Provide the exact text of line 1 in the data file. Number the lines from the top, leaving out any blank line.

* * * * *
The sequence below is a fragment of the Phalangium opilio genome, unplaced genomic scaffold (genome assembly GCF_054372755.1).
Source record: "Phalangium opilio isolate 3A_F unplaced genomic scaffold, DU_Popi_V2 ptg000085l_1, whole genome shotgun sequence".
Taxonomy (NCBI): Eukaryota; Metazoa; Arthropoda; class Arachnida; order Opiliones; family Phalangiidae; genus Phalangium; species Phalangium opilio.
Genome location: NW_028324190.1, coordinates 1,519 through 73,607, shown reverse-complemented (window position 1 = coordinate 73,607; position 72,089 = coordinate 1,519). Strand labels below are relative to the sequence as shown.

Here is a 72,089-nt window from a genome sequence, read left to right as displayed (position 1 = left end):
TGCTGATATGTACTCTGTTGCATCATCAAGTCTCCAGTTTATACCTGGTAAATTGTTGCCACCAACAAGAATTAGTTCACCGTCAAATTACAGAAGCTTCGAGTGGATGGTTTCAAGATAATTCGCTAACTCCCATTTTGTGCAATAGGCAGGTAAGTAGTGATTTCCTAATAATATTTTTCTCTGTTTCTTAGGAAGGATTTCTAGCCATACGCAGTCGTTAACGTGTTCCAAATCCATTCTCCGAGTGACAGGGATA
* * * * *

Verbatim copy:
The sequence below is a fragment of the Phalangium opilio genome, unplaced genomic scaffold (genome assembly GCF_054372755.1).